Prototype castings in metal

Prototype castings in metal
We create prototypes thanks to 3D polymerization forming machines, similar to those for the laser sintering of Nylon, with which it is possible to produce complex elements in polymerized refractory material. These elements are used as disposable molds for the production of even very complex castings (cavities and undercuts) in the following materials: Gray Cast Iron – Spheroidal Cast Iron – Bronze – Brass – Aluminum
The whole can be used for castings of considerable size and weight (even greater than one meter of development and 50 kg of weight).
The granular refractory is processed layer by layer, in analogy to what is known for the laser sintering of Nylon powders, but the cohesion of the individual grains is obtained by cold polymerization (with catalyst) which produces parts that are not deformed or tensioned and can be directly assembled in a complete mold that can be used in foundries.
This technique therefore allows to obtain functional prototypes similar to final production products, with the addition of the simulation of the casting process and the identification of particular defects related to sub-thicknesses that other prototyping techniques do not verify.
The average production times are 9-14 working days from the 3D file to the final casting, and may vary according to the number of details required and their size.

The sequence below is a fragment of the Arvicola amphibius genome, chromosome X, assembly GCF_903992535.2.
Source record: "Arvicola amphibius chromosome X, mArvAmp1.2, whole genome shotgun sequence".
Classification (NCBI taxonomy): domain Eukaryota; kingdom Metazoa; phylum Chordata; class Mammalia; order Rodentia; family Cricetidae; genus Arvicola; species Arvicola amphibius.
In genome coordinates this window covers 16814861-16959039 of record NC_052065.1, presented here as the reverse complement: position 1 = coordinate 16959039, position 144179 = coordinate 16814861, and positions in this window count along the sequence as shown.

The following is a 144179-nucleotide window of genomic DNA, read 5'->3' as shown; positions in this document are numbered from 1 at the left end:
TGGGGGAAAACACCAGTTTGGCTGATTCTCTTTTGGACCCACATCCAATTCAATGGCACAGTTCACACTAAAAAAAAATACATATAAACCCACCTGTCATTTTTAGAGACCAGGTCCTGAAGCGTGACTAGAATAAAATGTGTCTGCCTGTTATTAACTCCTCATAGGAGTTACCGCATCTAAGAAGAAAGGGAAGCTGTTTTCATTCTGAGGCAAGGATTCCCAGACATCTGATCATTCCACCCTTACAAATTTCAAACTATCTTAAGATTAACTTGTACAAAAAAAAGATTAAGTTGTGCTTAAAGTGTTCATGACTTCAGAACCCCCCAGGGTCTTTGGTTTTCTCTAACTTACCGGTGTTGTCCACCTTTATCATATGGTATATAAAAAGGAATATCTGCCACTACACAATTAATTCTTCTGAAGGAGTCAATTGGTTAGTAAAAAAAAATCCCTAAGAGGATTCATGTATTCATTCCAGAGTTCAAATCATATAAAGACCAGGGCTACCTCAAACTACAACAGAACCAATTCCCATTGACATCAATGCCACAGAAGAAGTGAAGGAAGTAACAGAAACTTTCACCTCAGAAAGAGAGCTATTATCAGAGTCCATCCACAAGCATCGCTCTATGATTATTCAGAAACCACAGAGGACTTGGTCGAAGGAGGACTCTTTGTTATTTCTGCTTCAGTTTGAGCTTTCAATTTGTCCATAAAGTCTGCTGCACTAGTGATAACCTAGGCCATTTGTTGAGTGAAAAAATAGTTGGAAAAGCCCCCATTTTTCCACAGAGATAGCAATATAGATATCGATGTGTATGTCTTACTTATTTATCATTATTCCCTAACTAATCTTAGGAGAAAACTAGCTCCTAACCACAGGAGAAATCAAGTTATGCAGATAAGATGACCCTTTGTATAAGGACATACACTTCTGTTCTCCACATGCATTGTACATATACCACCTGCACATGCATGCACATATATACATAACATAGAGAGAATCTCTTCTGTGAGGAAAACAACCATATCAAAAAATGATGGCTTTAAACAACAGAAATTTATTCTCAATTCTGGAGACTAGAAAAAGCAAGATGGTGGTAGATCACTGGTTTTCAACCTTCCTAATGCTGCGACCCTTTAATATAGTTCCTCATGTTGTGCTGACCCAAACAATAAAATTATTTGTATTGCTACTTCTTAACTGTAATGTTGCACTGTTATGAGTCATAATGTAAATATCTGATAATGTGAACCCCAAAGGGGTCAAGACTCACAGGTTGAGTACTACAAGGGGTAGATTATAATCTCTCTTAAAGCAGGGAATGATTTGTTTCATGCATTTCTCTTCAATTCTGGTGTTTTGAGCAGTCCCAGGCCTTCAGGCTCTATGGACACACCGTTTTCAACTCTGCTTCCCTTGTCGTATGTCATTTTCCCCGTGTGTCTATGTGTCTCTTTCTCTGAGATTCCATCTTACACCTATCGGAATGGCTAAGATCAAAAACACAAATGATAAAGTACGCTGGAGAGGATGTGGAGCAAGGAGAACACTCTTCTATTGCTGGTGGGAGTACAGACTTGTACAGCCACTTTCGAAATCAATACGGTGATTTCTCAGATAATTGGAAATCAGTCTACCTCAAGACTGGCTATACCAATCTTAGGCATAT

Gray Cast Iron – Spheroidal Cast Iron – Bronze – Brass – Aluminum

Maximum size:
Cast iron: 100 kg
Aluminum: 35 Kg

Time of realization:
9 – 14 working days

File for the realization:
3D file with oversizes or 3D file finished piece

Investment casting or lost wax casting
The investment casting or lost wax casting, uses identical models in the geometries to the piece to be produced in metal. These models commonly called waxes, are made of special materials that are designed to liquefy or burn at relatively low temperatures without leaving ashes or residues. Sacrificial waxes or patterns are used to make a structure known as a cluster. This wax structure is embedded in an inert material (plaster or liquid ceramic) and then fired. During firing, the refractory solidifies and the waxes dissolve, leaving a cavity identical to the piece to be made. With the casting system it can therefore be filled with aluminum (if the shell is in plaster) or with steel (if the shell is in ceramic). The ceramic shell is considerably more resistant but a very long process is required to create it. The sacrificial model is immersed in the liquid ceramic, allowing a thin layer of ceramic to dry and harden. This operation is repeated many times.
The “ceramic” investment castings are characterized by a very high resolution up to ± 0.05mm but precisely because of the very high number of layers that are used to build the pieces, the details with dimensions above 120 mm in height tend to have very high costs , with maximum dimensions up to 350 mm.

Castings in aluminum alloy (GAlSi10 – A 357)
Precision castings in steel (C40 – AISI 304 – AISI 316)

up to 350 mm

Time of realization:
about 11 – 12 working days